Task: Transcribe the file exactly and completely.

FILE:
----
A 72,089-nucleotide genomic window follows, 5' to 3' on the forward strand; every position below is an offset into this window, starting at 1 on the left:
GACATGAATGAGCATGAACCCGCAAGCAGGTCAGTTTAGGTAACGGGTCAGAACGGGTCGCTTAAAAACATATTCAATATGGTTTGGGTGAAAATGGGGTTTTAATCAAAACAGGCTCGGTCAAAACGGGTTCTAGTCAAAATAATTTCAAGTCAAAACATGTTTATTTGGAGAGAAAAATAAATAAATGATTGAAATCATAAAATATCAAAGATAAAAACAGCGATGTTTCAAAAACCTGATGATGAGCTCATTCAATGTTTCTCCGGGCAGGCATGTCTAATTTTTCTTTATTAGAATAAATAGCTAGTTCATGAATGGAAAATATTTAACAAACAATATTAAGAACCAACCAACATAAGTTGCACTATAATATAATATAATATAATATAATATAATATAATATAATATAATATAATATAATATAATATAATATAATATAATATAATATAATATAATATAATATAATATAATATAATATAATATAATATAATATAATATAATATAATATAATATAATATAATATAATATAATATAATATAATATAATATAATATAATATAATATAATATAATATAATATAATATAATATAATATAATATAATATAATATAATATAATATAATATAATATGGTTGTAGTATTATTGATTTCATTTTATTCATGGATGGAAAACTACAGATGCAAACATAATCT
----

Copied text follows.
A 72,089-nucleotide genomic window follows, 5' to 3' on the forward strand; every position below is an offset into this window, starting at 1 on the left:
GACATGAATGAGCATGAACCCGCAAGCAGGTCAGTTTAGGTAACGGGTCAGAACGGGTCGCTTAAAAACATATTCAATATGGTTTGGGTGAAAATGGGGTTTTAATCAAAACAGGCTCGGTCAAAACGGGTTCTAGTCAAAATAATTTCAAGTCAAAACATGTTTATTTGGAGAGAAAAATAAATAAATGATTGAAATCATAAAATATCAAAGATAAAAACAGCGATGTTTCAAAAACCTGATGATGAGCTCATTCAATGTTTCTCCGGGCAGGCATGTCTAATTTTTCTTTATTAGAATAAATAGCTAGTTCATGAATGGAAAATATTTAACAAACAATATTAAGAACCAACCAACATAAGTTGCACTATAATATAATATAATATAATATAATATAATATAATATAATATAATATAATATAATATAATATAATATAATATAATATAATATAATATAATATAATATAATATAATATAATATAATATAATATAATATAATATAATATAATATAATATAATATAATATAATATAATATAATATAATATAATATAATATAATATAATATAATATAATATAATATAATATAATATAATATAATATAATATAATATAATATAATATAATATAATATGGTTGTAGTATTATTGATTTCATTTTATTCATGGATGGAAAACTACAGATGCAAACATAATCT